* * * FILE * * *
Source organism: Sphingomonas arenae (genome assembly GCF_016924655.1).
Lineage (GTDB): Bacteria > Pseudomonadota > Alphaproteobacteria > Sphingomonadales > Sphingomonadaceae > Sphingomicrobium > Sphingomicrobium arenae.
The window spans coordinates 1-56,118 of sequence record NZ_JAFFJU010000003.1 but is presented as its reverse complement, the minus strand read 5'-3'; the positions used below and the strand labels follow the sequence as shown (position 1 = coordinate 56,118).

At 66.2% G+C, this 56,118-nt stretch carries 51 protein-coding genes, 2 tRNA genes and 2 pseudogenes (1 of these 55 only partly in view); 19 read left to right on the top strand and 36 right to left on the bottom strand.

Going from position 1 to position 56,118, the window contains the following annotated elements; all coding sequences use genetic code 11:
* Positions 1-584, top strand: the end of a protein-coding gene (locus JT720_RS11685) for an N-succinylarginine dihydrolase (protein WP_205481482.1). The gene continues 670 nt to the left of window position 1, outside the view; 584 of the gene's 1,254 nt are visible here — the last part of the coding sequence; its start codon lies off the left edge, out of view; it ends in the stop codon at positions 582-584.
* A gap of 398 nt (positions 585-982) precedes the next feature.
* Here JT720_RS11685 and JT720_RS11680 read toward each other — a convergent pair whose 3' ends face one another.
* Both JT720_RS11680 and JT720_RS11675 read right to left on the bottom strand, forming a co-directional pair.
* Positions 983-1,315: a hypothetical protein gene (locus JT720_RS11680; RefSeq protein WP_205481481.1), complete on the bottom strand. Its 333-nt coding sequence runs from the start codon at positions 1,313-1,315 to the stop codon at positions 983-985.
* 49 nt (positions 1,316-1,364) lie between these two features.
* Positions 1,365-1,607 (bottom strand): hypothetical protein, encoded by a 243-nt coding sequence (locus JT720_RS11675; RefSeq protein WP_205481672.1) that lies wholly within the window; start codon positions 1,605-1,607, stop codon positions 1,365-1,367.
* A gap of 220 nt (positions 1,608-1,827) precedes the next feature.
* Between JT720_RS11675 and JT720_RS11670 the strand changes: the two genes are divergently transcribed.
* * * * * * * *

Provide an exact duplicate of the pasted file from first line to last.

Source organism: Sphingomonas arenae (genome assembly GCF_016924655.1).
Lineage (GTDB): Bacteria > Pseudomonadota > Alphaproteobacteria > Sphingomonadales > Sphingomonadaceae > Sphingomicrobium > Sphingomicrobium arenae.
The window spans coordinates 1-56,118 of sequence record NZ_JAFFJU010000003.1 but is presented as its reverse complement, the minus strand read 5'-3'; the positions used below and the strand labels follow the sequence as shown (position 1 = coordinate 56,118).

At 66.2% G+C, this 56,118-nt stretch carries 51 protein-coding genes, 2 tRNA genes and 2 pseudogenes (1 of these 55 only partly in view); 19 read left to right on the top strand and 36 right to left on the bottom strand.

Going from position 1 to position 56,118, the window contains the following annotated elements; all coding sequences use genetic code 11:
* Positions 1-584, top strand: the end of a protein-coding gene (locus JT720_RS11685) for an N-succinylarginine dihydrolase (protein WP_205481482.1). The gene continues 670 nt to the left of window position 1, outside the view; 584 of the gene's 1,254 nt are visible here — the last part of the coding sequence; its start codon lies off the left edge, out of view; it ends in the stop codon at positions 582-584.
* A gap of 398 nt (positions 585-982) precedes the next feature.
* Here JT720_RS11685 and JT720_RS11680 read toward each other — a convergent pair whose 3' ends face one another.
* Both JT720_RS11680 and JT720_RS11675 read right to left on the bottom strand, forming a co-directional pair.
* Positions 983-1,315: a hypothetical protein gene (locus JT720_RS11680; RefSeq protein WP_205481481.1), complete on the bottom strand. Its 333-nt coding sequence runs from the start codon at positions 1,313-1,315 to the stop codon at positions 983-985.
* 49 nt (positions 1,316-1,364) lie between these two features.
* Positions 1,365-1,607 (bottom strand): hypothetical protein, encoded by a 243-nt coding sequence (locus JT720_RS11675; RefSeq protein WP_205481672.1) that lies wholly within the window; start codon positions 1,605-1,607, stop codon positions 1,365-1,367.
* A gap of 220 nt (positions 1,608-1,827) precedes the next feature.
* Between JT720_RS11675 and JT720_RS11670 the strand changes: the two genes are divergently transcribed.